The rest of us got on with the shavehorses. We began by drilling holes with the augur bit for the legs – one at the front and two at the back. Because the legs have to splay out to provide stability the holes must be at quite an angle which makes the drilling hard. At one point I hit a particularly hard bit of wood – maybe a knot – and made very little headway so Nick kindly took over and persuaded the drill through it. By the time all 3 were made my body was beginning to protest! Then the edges of the holes had to be cleaned up with a gouge chisel. This was another first for me but with Martin showing me what to do and then supervising I managed it.
|A nervous moment whilst drilling the leg holes with the auger|
Although I had shaped the tenons the previous week I had left them slightly oversized as always in case they shrank as the wood dried. So it was back on the shavehorse and the fiddly job of offering them up to the hole, paring a little bit off, offering them up… Eventually they were a snug fit. It was then that I discovered that the front one was too upright because I had not angled the hole enough. I was so cross with myself`! Luckily for me Martin suggested that by taking a sliver off one side of the tenon, which was still quite tight, the tenon would be angled to the leg and might solve the problem. It did. Phew! Thanks Martin!
With the bench seat finished (it is in the right of the picture), lunch eaten and a fascinating discussion over our cups of tea on the effect of planning policy and building regulations on the working countryside, it was time to start making the vice for my shavehorse. I found a lovely piece of Ash for the uprights, split it and shaved off the bark. Unfortunately I made the split so the curve was from side to side rather than front to back and Nick decided that making it work was more effort than starting again. It was entirely my fault – I should have asked if it mattered which way I put the split.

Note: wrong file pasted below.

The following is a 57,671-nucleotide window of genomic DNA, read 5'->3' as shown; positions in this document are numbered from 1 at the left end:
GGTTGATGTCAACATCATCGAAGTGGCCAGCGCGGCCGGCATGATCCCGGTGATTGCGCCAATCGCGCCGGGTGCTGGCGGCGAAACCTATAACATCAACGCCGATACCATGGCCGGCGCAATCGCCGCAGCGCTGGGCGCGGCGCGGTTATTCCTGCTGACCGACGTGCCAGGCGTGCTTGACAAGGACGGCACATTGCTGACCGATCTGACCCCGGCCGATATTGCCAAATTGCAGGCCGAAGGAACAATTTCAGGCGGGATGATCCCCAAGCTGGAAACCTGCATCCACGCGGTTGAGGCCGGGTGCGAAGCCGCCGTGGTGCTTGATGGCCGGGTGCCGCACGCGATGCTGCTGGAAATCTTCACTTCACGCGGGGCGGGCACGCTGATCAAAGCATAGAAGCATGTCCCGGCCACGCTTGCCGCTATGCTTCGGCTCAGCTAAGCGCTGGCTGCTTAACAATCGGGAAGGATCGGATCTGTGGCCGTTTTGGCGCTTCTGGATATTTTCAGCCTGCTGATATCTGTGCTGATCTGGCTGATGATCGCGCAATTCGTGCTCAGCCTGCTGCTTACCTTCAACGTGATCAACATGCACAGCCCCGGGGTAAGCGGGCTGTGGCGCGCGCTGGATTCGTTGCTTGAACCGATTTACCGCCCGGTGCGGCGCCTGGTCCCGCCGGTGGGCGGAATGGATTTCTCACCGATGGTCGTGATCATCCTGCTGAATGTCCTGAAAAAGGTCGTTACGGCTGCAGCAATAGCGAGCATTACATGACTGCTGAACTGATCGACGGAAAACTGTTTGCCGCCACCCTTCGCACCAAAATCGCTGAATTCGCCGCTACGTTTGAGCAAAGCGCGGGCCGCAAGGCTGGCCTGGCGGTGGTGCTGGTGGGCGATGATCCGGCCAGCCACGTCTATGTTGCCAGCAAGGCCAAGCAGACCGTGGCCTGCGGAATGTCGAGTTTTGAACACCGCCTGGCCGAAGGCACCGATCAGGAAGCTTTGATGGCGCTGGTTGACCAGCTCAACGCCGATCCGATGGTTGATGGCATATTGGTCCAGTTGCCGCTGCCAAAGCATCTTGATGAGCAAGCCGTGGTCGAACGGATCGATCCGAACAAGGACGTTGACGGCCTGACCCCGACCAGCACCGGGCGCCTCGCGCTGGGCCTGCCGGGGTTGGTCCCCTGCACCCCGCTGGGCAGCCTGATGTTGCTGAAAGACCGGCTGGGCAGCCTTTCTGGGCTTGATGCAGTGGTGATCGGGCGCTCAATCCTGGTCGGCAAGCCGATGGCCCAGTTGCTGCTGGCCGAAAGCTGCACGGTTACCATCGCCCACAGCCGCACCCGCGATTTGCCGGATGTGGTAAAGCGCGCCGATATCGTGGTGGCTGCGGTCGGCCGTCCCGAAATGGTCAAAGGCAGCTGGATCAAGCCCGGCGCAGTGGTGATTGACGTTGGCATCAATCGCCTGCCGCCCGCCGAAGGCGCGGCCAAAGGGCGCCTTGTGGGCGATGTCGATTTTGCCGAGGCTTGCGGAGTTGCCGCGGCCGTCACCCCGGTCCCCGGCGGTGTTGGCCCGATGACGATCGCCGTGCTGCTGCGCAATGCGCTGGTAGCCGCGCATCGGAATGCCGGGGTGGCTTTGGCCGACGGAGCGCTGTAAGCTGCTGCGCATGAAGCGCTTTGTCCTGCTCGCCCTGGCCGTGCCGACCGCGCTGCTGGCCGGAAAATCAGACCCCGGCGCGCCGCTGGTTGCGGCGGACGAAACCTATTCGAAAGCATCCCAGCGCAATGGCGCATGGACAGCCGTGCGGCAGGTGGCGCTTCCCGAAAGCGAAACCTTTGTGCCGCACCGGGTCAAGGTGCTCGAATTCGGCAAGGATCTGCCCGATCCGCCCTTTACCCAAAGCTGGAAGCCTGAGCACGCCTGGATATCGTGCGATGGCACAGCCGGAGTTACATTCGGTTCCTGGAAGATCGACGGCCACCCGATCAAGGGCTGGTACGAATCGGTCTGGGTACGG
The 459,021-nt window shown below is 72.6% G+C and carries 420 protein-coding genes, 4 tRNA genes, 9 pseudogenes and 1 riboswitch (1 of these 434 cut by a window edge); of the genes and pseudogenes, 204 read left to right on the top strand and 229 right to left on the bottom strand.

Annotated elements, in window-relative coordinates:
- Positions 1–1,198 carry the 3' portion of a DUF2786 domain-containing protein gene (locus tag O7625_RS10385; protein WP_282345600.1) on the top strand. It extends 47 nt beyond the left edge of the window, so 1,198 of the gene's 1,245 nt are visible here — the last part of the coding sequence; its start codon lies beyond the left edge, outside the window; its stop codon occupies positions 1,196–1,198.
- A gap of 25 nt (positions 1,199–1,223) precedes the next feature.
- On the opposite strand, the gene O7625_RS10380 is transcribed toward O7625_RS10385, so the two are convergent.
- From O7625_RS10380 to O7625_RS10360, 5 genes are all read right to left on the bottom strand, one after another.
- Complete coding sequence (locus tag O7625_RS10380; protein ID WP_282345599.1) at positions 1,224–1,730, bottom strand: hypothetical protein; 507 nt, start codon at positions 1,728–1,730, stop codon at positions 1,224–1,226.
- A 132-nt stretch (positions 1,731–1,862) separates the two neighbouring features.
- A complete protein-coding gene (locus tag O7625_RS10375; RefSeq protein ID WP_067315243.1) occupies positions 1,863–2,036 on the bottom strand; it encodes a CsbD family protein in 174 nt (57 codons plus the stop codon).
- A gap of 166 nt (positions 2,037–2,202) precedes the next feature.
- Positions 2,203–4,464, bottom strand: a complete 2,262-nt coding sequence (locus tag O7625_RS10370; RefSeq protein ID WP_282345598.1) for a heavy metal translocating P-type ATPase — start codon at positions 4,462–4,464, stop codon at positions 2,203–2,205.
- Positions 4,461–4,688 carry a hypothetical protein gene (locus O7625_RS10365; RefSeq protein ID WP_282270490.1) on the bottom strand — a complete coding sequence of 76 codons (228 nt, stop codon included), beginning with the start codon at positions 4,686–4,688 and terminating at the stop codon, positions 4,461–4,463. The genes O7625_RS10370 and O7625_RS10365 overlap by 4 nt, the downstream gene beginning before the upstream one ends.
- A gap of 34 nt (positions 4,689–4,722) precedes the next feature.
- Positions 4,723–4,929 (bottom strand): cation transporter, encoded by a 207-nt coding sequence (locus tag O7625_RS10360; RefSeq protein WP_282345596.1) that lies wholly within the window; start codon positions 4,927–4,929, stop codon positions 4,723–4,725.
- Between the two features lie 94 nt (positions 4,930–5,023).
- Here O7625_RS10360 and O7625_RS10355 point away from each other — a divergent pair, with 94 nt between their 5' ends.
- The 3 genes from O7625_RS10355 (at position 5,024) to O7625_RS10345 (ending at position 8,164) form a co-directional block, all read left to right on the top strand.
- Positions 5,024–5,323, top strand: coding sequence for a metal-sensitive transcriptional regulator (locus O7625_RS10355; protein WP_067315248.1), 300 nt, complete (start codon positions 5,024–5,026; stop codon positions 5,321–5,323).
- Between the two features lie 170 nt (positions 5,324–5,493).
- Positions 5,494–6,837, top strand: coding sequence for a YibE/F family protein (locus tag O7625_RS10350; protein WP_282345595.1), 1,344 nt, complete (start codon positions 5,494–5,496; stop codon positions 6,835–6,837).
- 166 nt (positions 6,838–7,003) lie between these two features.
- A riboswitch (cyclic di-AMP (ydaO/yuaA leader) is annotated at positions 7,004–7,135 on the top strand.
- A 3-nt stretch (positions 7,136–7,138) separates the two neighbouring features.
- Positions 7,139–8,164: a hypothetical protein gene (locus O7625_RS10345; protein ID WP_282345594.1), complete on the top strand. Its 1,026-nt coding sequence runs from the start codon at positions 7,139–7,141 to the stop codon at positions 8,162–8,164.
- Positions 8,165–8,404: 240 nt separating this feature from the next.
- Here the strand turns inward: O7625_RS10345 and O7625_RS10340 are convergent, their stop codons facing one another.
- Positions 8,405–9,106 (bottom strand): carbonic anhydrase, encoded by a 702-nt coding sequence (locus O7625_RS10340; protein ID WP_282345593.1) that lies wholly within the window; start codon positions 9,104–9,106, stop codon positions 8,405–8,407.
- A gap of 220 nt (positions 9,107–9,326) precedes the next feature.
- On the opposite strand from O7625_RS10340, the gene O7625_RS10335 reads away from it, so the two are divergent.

Martin and Stef had offered to go and find more lengths for the remaining horses. Given that the rides had turned into streams and the clay mud was treacherously slippery this was very generous of them and none of us argued. There was enough in what they collected for me to have another length and this time I made sure that I orientated it correctly. Once I had removed the bark the next job was to clamp both lengths together and drill holes right through for the adjustable pin and the mortice for the top bar. This was done with the brace and bit and was quite tricky because the split had to be as vertical as possible in the vice and the holes exactly at right angles to it. I watched both David and Kieron do theirs and decided that at 3pm and feeling tired it was not a good idea to start such a precise task which also demanded quite a lot of energy. So I downed tools until next week. It is always OK on this course to pace ourselves and stop when we feel we need to.
Andrew had also got to a good place to stop. We travel together as we live quite close to each other and we were both concerned about the drive home given that there might be floods and fallen trees. So with the light fading we left the others to finish and went home early. That evening my legs were very stiff and I walked like a mannequin! Luckily by next morning the stiffness had eased and was soon worked off.
Words by Sue Laverack
Photos by David Hunter